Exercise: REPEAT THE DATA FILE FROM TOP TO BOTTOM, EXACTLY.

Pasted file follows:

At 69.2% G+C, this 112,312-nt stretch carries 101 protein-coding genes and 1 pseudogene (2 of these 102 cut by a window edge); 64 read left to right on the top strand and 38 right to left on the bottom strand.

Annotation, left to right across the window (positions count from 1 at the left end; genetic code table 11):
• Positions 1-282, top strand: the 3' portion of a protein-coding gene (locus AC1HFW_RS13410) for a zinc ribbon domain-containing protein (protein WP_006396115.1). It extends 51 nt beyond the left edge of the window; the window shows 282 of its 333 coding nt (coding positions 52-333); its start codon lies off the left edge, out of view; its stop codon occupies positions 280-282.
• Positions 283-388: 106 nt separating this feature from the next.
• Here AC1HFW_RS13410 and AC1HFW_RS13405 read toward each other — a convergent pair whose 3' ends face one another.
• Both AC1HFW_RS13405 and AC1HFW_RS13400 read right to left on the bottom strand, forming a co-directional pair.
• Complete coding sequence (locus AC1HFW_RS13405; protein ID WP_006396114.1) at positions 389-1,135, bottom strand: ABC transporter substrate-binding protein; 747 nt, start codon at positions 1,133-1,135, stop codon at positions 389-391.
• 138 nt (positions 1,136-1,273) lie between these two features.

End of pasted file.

At 69.2% G+C, this 112,312-nt stretch carries 101 protein-coding genes and 1 pseudogene (2 of these 102 cut by a window edge); 64 read left to right on the top strand and 38 right to left on the bottom strand.

Annotation, left to right across the window (positions count from 1 at the left end; genetic code table 11):
• Positions 1-282, top strand: the 3' portion of a protein-coding gene (locus AC1HFW_RS13410) for a zinc ribbon domain-containing protein (protein WP_006396115.1). It extends 51 nt beyond the left edge of the window; the window shows 282 of its 333 coding nt (coding positions 52-333); its start codon lies off the left edge, out of view; its stop codon occupies positions 280-282.
• Positions 283-388: 106 nt separating this feature from the next.
• Here AC1HFW_RS13410 and AC1HFW_RS13405 read toward each other — a convergent pair whose 3' ends face one another.
• Both AC1HFW_RS13405 and AC1HFW_RS13400 read right to left on the bottom strand, forming a co-directional pair.
• Complete coding sequence (locus AC1HFW_RS13405; protein ID WP_006396114.1) at positions 389-1,135, bottom strand: ABC transporter substrate-binding protein; 747 nt, start codon at positions 1,133-1,135, stop codon at positions 389-391.
• 138 nt (positions 1,136-1,273) lie between these two features.